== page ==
We arrived an hour before dark at the homestay of, as it turned out, Gogi! Who had come up here the day before bringing the Israeli girls we were traveling with. For some reason which not being able to speak the language I can’t determine, they left the same day we arrived by plane. We were planning to leave the same way in a few days, as plane fare was 35$ p/p all the way back to Tbilisi, while taxi down the mountain alone would be another 75$. Plus taxis, Marshrutkas, and days of travel. You do the math!

Our homestay here was 15$ p/p with dinner and breakfast, and it was the best meal we’d had in Georgia, and again, HUGE. You don’t leave a Georgian dinner table hungry, I can tell you that. This time it was soup, bread, cheese, another homemade soft cheese, and… well, here, I’ll show you…

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And this is the same table after we were stuffed to the full…

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Kinda hard to see a difference, huh?

After dinner she brought in a plate full of herbs, which I sniffed, she then said they were for tea, which I understood, then asked if I wanted some, which I didn’t understand, but said “yes”, thinking she said they smelled good. Before I knew it Crystal and I had tea to go with our already huge meal. And wine – never forget the wine which flows like water here.

The tea was vaguely minty, but it must be some herb I’ve never had before. She served it with some jam on the side – something rather like a cherry, but definitely not a cherry. I didn’t really like it, and Crystal – when I finally got her to try it – hated it. She had a bad experience with cough syrup as a kid, so her and cherries don’t mix.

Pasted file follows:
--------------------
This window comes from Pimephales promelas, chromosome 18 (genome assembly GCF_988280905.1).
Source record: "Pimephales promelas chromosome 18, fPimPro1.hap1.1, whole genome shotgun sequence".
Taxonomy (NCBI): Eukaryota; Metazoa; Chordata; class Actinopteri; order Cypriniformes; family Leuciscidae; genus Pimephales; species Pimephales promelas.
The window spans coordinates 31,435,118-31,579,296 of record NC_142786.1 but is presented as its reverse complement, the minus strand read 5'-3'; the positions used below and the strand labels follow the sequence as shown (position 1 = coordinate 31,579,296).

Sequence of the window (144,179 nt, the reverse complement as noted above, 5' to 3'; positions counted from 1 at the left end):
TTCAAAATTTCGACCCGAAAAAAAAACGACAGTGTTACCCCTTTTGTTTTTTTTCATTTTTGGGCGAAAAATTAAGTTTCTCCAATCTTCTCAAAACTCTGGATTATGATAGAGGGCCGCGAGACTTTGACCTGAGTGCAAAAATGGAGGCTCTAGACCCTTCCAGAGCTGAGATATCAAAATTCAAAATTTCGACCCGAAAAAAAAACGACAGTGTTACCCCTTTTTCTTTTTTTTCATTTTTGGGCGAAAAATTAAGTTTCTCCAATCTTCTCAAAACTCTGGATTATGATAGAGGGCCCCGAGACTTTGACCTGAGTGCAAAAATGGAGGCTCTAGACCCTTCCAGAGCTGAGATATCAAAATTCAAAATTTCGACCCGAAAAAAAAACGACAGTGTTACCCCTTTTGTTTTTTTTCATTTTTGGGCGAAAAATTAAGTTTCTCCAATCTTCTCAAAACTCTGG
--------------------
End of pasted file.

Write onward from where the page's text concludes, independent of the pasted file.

The hostess also gave us butter at the same time she gave us the tea, and I thought perhaps it was used in the tea – I’ve heard of that before. So I asked her if the butter was for the tea and she broke out laughing, managed to sputter no, then went out to tell her friends about the silly gringos who thought you put butter in tea! Dorks!

Well, we’ve been the topic of jokes before. Moving on, the beds left something to be desired, but the hospitality was ample. There is no electricity anywhere in this region, so she runs a generator for a few hours at dark for light and we charged our camera and computer then.I n case you thought they only served big meals for dinnerthis was breakfast:

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We have an outhouse, a pit outhouse at that, and cold water outside. So it isn’t exactly pampering, but the scenery is beautiful and it is peaceful and there aren’t many tourists here, and not many Americans ever make it this far.

In fact, so far we haven’t seen any Americans. We heard about a couple once, but haven’t met any. A few Czechs, a few Poles, a Frenchman, and everyone else has been Israeli. Apparently this is the “in” place to go for Israelis. It’s beautiful, cheap and close for them so I guess it’s a logical place. We must have seen 30-40 Israelis backpacking thus far.

Breakfast the next morning was equally good and huge, consisting of fried potatoes, omelet, cheese, and tea. I asked for milk, and she said there wasn’t any now but we could get some that evening.

After breakfast we made sure we understood when the plane left so we could plan accordingly, and then looked into horses so we could go for a ride someplace. Two horses, a guide, and a 7-hour round-trip trek into the mountains cost 50$. We arranged it, and took this set of photos along the way:

We stopped for lunch, spent an hour resting, then I walked on ahead downhill to catch a few pictures I hadn’t had time for earlier. When the guide and Crystal caught up with me, we discovered that we had to walk the horses downhill most of the way – something we hadn’t counted on, since she has a bum knee and I just got over being sick. But there wasn’t anything we could do about it.

I did tell the guide that we had to ride at least most of the way down (15 km, about 8 miles), and he agreed. But we had at least 2 miles of downhill walking leading the horse, which really was hard on the knees after “posting” while trotting a good portion of the morning. Posting is what you do when the horse is trotting, a sort of half-stand to take the otherwise inhuman jarring out of the ride. Basically using your knees as springs.